- Develop the capacity to meet challenges with humour. There is no better stress buster than a hearty laugh and nothing reduces stress quicker in the workplace than mutually shared humour. But, if the laugh is at someone else’s expense, you may end up with more rather than less stress.
- Resolve conflict positively. Resolving conflict in healthy, constructive ways can strengthen trust between people and relieve workplace stress and tension. When handling emotionally-charged situations, stay focused in the present by disregarding old hurts and resentments, connect with your emotions, and hear both the words and the nonverbal cues being used. If a conflict can’t be resolved, choose to end the argument, even if you still disagree.
Positive thinking won’t change your life in the long term. Only through self-reflection and awareness can we make true lasting changes – Amanda Ray
Why is Emotional Intelligence (EQ) so important?
As we know, it’s not the smartest people that are the most successful or the most fulfilled in life. You probably know people who are academically brilliant and yet are socially inept and unsuccessful at work or in their personal relationships.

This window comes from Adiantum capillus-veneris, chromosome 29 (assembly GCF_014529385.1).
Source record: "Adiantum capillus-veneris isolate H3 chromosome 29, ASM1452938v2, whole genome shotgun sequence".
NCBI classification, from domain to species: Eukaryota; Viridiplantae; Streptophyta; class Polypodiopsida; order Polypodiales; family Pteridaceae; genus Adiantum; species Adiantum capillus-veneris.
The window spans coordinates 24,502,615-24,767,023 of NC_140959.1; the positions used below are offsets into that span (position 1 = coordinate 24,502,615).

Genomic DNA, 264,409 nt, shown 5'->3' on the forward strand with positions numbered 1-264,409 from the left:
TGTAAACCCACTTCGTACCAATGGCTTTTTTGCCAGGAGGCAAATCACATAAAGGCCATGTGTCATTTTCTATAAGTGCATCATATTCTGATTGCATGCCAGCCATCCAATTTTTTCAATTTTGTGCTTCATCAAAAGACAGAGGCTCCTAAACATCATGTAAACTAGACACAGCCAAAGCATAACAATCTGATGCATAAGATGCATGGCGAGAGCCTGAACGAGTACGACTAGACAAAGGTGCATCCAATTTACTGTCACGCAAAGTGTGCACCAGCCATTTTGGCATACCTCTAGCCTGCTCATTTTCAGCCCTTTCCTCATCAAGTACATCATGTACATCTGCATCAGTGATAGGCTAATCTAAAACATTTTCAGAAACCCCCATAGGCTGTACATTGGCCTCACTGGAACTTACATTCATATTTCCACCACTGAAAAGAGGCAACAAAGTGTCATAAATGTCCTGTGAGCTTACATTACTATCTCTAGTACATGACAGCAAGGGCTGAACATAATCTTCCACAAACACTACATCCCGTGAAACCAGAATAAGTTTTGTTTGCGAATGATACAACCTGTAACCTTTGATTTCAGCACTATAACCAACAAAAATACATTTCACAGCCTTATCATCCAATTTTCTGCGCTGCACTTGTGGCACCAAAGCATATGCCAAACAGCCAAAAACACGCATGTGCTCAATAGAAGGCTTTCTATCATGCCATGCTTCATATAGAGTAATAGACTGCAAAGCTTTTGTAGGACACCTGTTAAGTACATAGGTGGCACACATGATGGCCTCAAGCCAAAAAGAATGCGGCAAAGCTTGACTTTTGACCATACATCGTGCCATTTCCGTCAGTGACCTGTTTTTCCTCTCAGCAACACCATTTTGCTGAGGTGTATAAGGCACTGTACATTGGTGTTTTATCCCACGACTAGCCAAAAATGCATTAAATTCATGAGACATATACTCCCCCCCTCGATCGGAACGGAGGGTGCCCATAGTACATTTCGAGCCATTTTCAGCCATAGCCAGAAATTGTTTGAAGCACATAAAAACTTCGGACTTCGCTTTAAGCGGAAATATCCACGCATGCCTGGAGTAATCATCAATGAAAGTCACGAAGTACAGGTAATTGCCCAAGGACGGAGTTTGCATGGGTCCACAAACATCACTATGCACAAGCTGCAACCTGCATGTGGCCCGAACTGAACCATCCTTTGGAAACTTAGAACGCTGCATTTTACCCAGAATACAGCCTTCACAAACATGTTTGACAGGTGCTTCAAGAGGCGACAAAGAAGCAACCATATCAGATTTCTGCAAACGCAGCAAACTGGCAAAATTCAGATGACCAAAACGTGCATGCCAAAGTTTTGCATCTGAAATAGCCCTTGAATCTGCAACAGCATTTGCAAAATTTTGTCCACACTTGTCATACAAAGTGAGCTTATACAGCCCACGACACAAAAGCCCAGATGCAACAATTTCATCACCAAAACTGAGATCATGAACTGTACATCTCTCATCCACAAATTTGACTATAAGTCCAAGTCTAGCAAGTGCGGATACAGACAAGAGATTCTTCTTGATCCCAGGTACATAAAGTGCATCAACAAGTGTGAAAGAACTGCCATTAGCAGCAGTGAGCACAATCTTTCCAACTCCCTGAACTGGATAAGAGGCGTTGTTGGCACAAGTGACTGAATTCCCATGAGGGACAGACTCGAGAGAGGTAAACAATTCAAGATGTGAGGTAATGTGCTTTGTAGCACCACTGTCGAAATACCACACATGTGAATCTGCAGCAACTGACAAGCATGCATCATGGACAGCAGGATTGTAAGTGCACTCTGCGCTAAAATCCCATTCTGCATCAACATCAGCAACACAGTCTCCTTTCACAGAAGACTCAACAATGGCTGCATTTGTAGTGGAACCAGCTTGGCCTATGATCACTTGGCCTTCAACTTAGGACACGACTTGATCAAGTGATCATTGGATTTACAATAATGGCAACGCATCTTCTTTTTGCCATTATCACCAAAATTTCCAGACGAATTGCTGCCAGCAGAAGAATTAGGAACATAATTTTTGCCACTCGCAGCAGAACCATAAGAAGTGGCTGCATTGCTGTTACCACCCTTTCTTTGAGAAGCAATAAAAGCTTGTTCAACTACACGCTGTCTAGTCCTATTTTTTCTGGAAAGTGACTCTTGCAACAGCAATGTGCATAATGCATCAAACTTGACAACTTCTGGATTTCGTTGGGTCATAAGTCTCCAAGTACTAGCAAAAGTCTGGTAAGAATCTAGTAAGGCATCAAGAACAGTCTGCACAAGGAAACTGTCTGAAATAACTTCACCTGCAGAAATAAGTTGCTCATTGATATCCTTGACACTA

Intellectual intelligence (IQ) isn’t enough on its own to be successful in life. Yes, your IQ can help you get into college, but it’s your EQ that will help you manage the stress and emotions when facing your final exams.
Did you know that Emotional Intelligence affects?
- Your performance at work. Emotional intelligence can help you navigate the social complexities of the workplace, lead and motivate others, and excel in your career. In fact, when it comes to gauging job candidates, many companies now view emotional intelligence as being as important as technical ability and require EQ testing before hiring.
- Your physical health. If you’re unable to manage your stress levels, it can lead to serious health problems. Uncontrolled stress can raise blood pressure, suppress the immune system, increase the risk of heart attack and stroke, contribute to infertility and speed up the aging process. The first step to improving emotional intelligence is to learn how to relieve stress.
- Your mental health. Uncontrolled stress can also impact your mental health, making you vulnerable to anxiety and depression. If you are unable to understand and manage your emotions, you’ll also be open to mood swings, while an inability to form strong relationships can leave you feeling lonely and isolated.
- Your relationships. By understanding your emotions and how to control them, you’re better able to express how you feel and understand how others are feeling. This allows you to communicate more effectively and forge stronger relationships, both at work and in your personal life.
As you can see from the above list Emotional Intelligence governs your physical and mental health so it’s important to develop or improve upon your EQ.
To improve your emotional intelligence—and your decision-making abilities—you need to understand and manage your emotions. This is accomplished by developing key skills for controlling and managing overwhelming stress and becoming an effective communicator.